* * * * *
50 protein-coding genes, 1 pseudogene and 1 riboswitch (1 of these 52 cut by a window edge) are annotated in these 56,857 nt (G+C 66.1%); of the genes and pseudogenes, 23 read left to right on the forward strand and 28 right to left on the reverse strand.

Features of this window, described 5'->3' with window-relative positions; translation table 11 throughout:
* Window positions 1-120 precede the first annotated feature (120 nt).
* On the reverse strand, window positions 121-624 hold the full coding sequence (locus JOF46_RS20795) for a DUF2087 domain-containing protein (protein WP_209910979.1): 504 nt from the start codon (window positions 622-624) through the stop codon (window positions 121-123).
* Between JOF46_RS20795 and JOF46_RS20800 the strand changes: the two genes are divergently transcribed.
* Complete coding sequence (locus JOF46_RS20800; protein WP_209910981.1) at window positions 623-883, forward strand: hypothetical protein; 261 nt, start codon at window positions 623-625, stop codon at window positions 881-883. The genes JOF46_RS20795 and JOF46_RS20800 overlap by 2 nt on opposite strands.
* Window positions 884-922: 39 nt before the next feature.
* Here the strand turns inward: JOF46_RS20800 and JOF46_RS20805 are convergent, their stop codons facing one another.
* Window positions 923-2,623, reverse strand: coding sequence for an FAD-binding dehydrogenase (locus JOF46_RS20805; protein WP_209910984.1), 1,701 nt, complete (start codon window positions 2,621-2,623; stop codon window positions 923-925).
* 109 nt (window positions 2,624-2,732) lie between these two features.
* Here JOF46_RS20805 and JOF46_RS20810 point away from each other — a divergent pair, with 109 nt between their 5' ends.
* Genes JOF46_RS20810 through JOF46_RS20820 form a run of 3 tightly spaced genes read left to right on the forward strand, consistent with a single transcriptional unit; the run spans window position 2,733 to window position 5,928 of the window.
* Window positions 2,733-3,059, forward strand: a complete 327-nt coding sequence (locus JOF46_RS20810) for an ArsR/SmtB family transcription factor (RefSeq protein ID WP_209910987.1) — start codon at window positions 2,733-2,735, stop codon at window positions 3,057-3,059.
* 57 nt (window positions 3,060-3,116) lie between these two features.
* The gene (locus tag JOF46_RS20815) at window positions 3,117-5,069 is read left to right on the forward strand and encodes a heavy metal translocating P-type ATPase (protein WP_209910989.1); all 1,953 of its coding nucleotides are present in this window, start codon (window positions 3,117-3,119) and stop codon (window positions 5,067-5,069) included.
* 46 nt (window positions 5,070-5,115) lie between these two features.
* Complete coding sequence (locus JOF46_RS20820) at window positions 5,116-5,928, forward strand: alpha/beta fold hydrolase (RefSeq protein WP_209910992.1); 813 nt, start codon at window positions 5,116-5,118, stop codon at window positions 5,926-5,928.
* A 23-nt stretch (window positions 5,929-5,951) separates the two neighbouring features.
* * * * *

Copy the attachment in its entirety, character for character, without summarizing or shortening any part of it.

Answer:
50 protein-coding genes, 1 pseudogene and 1 riboswitch (1 of these 52 cut by a window edge) are annotated in these 56,857 nt (G+C 66.1%); of the genes and pseudogenes, 23 read left to right on the forward strand and 28 right to left on the reverse strand.

Features of this window, described 5'->3' with window-relative positions; translation table 11 throughout:
* Window positions 1-120 precede the first annotated feature (120 nt).
* On the reverse strand, window positions 121-624 hold the full coding sequence (locus JOF46_RS20795) for a DUF2087 domain-containing protein (protein WP_209910979.1): 504 nt from the start codon (window positions 622-624) through the stop codon (window positions 121-123).
* Between JOF46_RS20795 and JOF46_RS20800 the strand changes: the two genes are divergently transcribed.
* Complete coding sequence (locus JOF46_RS20800; protein WP_209910981.1) at window positions 623-883, forward strand: hypothetical protein; 261 nt, start codon at window positions 623-625, stop codon at window positions 881-883. The genes JOF46_RS20795 and JOF46_RS20800 overlap by 2 nt on opposite strands.
* Window positions 884-922: 39 nt before the next feature.
* Here the strand turns inward: JOF46_RS20800 and JOF46_RS20805 are convergent, their stop codons facing one another.
* Window positions 923-2,623, reverse strand: coding sequence for an FAD-binding dehydrogenase (locus JOF46_RS20805; protein WP_209910984.1), 1,701 nt, complete (start codon window positions 2,621-2,623; stop codon window positions 923-925).
* 109 nt (window positions 2,624-2,732) lie between these two features.
* Here JOF46_RS20805 and JOF46_RS20810 point away from each other — a divergent pair, with 109 nt between their 5' ends.
* Genes JOF46_RS20810 through JOF46_RS20820 form a run of 3 tightly spaced genes read left to right on the forward strand, consistent with a single transcriptional unit; the run spans window position 2,733 to window position 5,928 of the window.
* Window positions 2,733-3,059, forward strand: a complete 327-nt coding sequence (locus JOF46_RS20810) for an ArsR/SmtB family transcription factor (RefSeq protein ID WP_209910987.1) — start codon at window positions 2,733-2,735, stop codon at window positions 3,057-3,059.
* 57 nt (window positions 3,060-3,116) lie between these two features.
* The gene (locus tag JOF46_RS20815) at window positions 3,117-5,069 is read left to right on the forward strand and encodes a heavy metal translocating P-type ATPase (protein WP_209910989.1); all 1,953 of its coding nucleotides are present in this window, start codon (window positions 3,117-3,119) and stop codon (window positions 5,067-5,069) included.
* 46 nt (window positions 5,070-5,115) lie between these two features.
* Complete coding sequence (locus JOF46_RS20820) at window positions 5,116-5,928, forward strand: alpha/beta fold hydrolase (RefSeq protein WP_209910992.1); 813 nt, start codon at window positions 5,116-5,118, stop codon at window positions 5,926-5,928.
* A 23-nt stretch (window positions 5,929-5,951) separates the two neighbouring features.